- Movie Reviews
- App Reviews
- Top Tips
- Take Action
Not suitable under 8; parental guidance to 12 (scary scenes, frightening visual images, science fiction themes)
This topic contains:
|Children under 8
|Not suitable due to scary scenes, frightening visual images, and science fiction themes.
|Children aged 8–12
|Parental guidance recommended due to scary scenes, frightening visual images, and science fiction themes.
|Children aged 13 and over
|Ok for this age group.
This section contains details about the movie, including its classification by the Australian Government Classification Board and the associated consumer advice lines. Other classification advice (OC) is provided where the Australian film classification is not available.
|Name of movie:
|Mitchells, The vs. The Machines
|Consumer advice lines:
|Mild Crude Humour, Mild Themes, Mild Violence, Scary Scenes
This review of the movie contains the following information:
Katie Mitchell (voiced by Abbi Jacobson), an odd-ball student filmmaker, lives with her outdoorsy dad, Rick (voiced by Danny McBride); her wholesome but imperfect mum, Linda (voiced by Maya Rudolph); and her dinosaur-obsessed younger brother, Aaron (voiced by Mike Rianda). After being accepted into film school, Katie thinks she has finally gotten the chance to get away from the father who has never really understood her. But when Katie and her dad get into an argument, he decides to cancel her plane ticket to college and take the family on a cross-country road trip to Katie’s college and attempt to resolve their differences. As the trip progresses, Katie struggles to connect with her dad while staying connected online with her new film school friends. Meanwhile, Mark (voiced by Eric André), founder of global technology superpower, PAL Labs, abandons his original phone-based creation, PAL the virtual assistant (voiced by Olivia Colman), and announces a new addition to their ‘smart’ technology – robot assistants – using their artificial intelligence software. In retaliation for this betrayal, PAL the virtual assistant decides to hijack the robots, capture all humans, and rid the planet of humanity. As the rest of the human race is captured, the Mitchells somehow find they are the only humans left on the planet. With the help of two defective PAL robots ‘masquerading’ as humans, Eric (voiced by Beck Bennett) and Deborahbot 5000 (voiced by Fred Armisen), the Mitchells must battle robots, evil home appliances, and their own difficulty working together, to save humanity and their family.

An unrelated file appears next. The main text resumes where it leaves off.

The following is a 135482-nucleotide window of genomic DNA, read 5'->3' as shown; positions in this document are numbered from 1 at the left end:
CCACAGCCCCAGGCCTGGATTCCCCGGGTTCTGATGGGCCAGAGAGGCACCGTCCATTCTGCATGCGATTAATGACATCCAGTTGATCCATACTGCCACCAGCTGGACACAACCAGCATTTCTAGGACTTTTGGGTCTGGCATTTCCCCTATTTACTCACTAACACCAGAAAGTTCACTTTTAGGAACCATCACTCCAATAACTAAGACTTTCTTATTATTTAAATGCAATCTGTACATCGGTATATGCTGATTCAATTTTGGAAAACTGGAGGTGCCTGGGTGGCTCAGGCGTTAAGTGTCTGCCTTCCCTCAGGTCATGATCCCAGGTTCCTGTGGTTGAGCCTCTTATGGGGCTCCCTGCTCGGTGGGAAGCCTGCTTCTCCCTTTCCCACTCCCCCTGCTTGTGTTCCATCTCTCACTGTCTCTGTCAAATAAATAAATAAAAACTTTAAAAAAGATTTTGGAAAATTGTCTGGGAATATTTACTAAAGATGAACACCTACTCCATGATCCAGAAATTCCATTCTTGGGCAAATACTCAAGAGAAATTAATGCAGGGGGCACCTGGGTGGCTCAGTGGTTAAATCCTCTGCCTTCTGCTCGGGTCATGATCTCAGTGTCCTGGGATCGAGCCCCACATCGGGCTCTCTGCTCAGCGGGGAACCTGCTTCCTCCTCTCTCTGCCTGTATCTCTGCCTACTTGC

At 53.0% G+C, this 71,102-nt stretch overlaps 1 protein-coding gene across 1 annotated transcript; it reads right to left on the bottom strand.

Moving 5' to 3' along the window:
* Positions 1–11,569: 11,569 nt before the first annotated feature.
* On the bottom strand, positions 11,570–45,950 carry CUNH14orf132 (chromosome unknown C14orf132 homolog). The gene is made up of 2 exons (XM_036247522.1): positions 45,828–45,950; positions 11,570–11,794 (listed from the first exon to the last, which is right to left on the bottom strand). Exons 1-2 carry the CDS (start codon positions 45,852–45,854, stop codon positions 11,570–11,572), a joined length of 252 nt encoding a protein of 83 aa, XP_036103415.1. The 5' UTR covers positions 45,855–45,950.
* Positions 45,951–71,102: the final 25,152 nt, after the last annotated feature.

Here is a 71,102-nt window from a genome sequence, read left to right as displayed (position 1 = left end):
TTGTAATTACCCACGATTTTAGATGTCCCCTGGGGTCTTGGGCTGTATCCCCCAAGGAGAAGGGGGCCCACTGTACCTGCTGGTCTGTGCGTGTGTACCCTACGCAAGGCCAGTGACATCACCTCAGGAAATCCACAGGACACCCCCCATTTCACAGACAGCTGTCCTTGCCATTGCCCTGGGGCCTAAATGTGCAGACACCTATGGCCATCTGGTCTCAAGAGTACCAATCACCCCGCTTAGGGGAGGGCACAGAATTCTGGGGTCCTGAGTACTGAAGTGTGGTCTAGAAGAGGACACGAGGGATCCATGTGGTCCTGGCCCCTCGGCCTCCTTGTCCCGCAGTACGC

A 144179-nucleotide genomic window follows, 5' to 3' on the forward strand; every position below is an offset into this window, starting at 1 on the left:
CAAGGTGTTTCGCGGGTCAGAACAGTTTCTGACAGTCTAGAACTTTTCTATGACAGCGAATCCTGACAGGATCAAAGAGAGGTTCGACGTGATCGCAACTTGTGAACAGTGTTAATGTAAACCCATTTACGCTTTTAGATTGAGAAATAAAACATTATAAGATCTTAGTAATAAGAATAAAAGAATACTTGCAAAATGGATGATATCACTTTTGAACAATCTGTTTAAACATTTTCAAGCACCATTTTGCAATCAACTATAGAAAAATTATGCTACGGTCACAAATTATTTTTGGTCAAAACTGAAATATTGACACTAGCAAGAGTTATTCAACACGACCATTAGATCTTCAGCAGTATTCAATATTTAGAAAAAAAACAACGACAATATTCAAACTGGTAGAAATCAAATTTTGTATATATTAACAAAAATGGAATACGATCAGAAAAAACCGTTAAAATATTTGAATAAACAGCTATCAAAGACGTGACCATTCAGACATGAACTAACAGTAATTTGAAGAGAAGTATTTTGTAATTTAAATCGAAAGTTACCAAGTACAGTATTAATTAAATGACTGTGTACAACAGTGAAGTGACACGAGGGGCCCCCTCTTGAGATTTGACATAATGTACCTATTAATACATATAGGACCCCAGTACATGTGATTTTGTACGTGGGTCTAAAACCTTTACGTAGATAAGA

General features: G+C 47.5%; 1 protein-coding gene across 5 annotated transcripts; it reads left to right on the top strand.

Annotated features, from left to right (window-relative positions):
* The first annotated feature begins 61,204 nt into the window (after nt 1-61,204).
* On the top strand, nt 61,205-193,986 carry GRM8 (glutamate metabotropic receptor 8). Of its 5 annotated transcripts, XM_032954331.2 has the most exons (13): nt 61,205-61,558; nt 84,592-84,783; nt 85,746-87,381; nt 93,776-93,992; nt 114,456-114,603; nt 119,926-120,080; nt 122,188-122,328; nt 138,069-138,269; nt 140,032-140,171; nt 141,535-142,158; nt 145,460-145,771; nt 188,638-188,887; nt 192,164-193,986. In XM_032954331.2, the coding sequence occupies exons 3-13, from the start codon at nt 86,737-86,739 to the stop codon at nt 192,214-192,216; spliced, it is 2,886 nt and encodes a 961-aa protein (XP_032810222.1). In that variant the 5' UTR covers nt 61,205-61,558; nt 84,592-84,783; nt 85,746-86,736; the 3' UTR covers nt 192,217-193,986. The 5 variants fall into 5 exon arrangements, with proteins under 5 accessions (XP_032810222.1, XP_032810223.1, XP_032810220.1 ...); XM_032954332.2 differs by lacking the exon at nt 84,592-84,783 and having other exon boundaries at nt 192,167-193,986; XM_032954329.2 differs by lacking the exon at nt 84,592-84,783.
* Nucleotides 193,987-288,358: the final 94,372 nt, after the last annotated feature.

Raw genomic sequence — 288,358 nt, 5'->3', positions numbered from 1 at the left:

Children and adolescents may react adversely at different ages to themes of crime, suicide, drug and alcohol dependence, death, serious illness, family breakdown, death or separation from a parent, animal distress or cruelty to animals, children as victims, natural disasters and racism. Occasionally reviews may also signal themes that some parents may simply wish to know about.
Parent-child discord; Unhealthy comparisons with others; Science fiction apocalyptic themes.
Research shows that children are at risk of learning that violence is an acceptable means of conflict resolution when violence is glamourised, performed by an attractive hero, successful, has few real life consequences, is set in a comic context and / or is mostly perpetrated by male characters with female victims, or by one race against another.
Repeated exposure to violent content can reinforce the message that violence is an acceptable means of conflict resolution. Repeated exposure also increases the risks that children will become desensitised to the use of violence in real life or develop an exaggerated view about the prevalence and likelihood of violence in their own world.